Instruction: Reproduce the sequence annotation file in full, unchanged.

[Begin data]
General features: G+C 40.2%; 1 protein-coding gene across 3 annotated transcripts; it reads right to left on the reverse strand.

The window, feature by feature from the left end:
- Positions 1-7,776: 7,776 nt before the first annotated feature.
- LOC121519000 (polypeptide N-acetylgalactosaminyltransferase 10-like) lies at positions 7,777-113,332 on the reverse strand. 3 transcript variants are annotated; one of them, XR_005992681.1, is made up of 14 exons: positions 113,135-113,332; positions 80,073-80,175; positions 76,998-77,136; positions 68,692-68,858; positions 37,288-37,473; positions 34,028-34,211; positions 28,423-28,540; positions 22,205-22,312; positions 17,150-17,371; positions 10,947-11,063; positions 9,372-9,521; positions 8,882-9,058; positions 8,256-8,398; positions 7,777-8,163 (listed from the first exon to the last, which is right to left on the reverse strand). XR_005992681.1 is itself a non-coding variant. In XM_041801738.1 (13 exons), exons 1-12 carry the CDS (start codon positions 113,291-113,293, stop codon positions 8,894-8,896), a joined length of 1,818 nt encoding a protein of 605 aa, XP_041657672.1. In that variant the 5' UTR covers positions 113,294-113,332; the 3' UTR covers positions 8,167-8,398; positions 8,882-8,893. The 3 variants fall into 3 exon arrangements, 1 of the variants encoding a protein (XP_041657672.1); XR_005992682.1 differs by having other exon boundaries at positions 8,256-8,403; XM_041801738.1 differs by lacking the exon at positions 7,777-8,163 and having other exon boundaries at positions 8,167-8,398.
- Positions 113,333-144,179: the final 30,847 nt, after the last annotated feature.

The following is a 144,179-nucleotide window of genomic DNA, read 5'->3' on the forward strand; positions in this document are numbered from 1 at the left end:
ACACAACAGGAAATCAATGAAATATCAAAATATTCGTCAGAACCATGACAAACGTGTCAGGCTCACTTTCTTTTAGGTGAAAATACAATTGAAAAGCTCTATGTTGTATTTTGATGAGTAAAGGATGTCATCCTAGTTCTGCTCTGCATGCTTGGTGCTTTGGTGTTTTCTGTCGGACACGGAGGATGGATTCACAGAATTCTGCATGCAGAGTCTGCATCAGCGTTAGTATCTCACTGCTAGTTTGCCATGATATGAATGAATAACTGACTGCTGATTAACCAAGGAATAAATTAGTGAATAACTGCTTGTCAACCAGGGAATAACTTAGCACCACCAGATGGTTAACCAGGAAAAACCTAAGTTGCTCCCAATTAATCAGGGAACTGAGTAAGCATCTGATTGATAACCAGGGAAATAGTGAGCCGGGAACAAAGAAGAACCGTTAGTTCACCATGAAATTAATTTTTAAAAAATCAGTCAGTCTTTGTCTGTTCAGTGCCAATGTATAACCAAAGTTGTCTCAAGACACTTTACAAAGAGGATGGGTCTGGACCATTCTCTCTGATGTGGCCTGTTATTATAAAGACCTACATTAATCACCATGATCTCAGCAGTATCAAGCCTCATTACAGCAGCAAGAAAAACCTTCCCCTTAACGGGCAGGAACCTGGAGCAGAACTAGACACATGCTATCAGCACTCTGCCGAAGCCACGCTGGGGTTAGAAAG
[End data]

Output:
General features: G+C 40.2%; 1 protein-coding gene across 3 annotated transcripts; it reads right to left on the reverse strand.

The window, feature by feature from the left end:
- Positions 1-7,776: 7,776 nt before the first annotated feature.
- LOC121519000 (polypeptide N-acetylgalactosaminyltransferase 10-like) lies at positions 7,777-113,332 on the reverse strand. 3 transcript variants are annotated; one of them, XR_005992681.1, is made up of 14 exons: positions 113,135-113,332; positions 80,073-80,175; positions 76,998-77,136; positions 68,692-68,858; positions 37,288-37,473; positions 34,028-34,211; positions 28,423-28,540; positions 22,205-22,312; positions 17,150-17,371; positions 10,947-11,063; positions 9,372-9,521; positions 8,882-9,058; positions 8,256-8,398; positions 7,777-8,163 (listed from the first exon to the last, which is right to left on the reverse strand). XR_005992681.1 is itself a non-coding variant. In XM_041801738.1 (13 exons), exons 1-12 carry the CDS (start codon positions 113,291-113,293, stop codon positions 8,894-8,896), a joined length of 1,818 nt encoding a protein of 605 aa, XP_041657672.1. In that variant the 5' UTR covers positions 113,294-113,332; the 3' UTR covers positions 8,167-8,398; positions 8,882-8,893. The 3 variants fall into 3 exon arrangements, 1 of the variants encoding a protein (XP_041657672.1); XR_005992682.1 differs by having other exon boundaries at positions 8,256-8,403; XM_041801738.1 differs by lacking the exon at positions 7,777-8,163 and having other exon boundaries at positions 8,167-8,398.
- Positions 113,333-144,179: the final 30,847 nt, after the last annotated feature.

The following is a 144,179-nucleotide window of genomic DNA, read 5'->3' on the forward strand; positions in this document are numbered from 1 at the left end:
ACACAACAGGAAATCAATGAAATATCAAAATATTCGTCAGAACCATGACAAACGTGTCAGGCTCACTTTCTTTTAGGTGAAAATACAATTGAAAAGCTCTATGTTGTATTTTGATGAGTAAAGGATGTCATCCTAGTTCTGCTCTGCATGCTTGGTGCTTTGGTGTTTTCTGTCGGACACGGAGGATGGATTCACAGAATTCTGCATGCAGAGTCTGCATCAGCGTTAGTATCTCACTGCTAGTTTGCCATGATATGAATGAATAACTGACTGCTGATTAACCAAGGAATAAATTAGTGAATAACTGCTTGTCAACCAGGGAATAACTTAGCACCACCAGATGGTTAACCAGGAAAAACCTAAGTTGCTCCCAATTAATCAGGGAACTGAGTAAGCATCTGATTGATAACCAGGGAAATAGTGAGCCGGGAACAAAGAAGAACCGTTAGTTCACCATGAAATTAATTTTTAAAAAATCAGTCAGTCTTTGTCTGTTCAGTGCCAATGTATAACCAAAGTTGTCTCAAGACACTTTACAAAGAGGATGGGTCTGGACCATTCTCTCTGATGTGGCCTGTTATTATAAAGACCTACATTAATCACCATGATCTCAGCAGTATCAAGCCTCATTACAGCAGCAAGAAAAACCTTCCCCTTAACGGGCAGGAACCTGGAGCAGAACTAGACACATGCTATCAGCACTCTGCCGAAGCCACGCTGGGGTTAGAAAG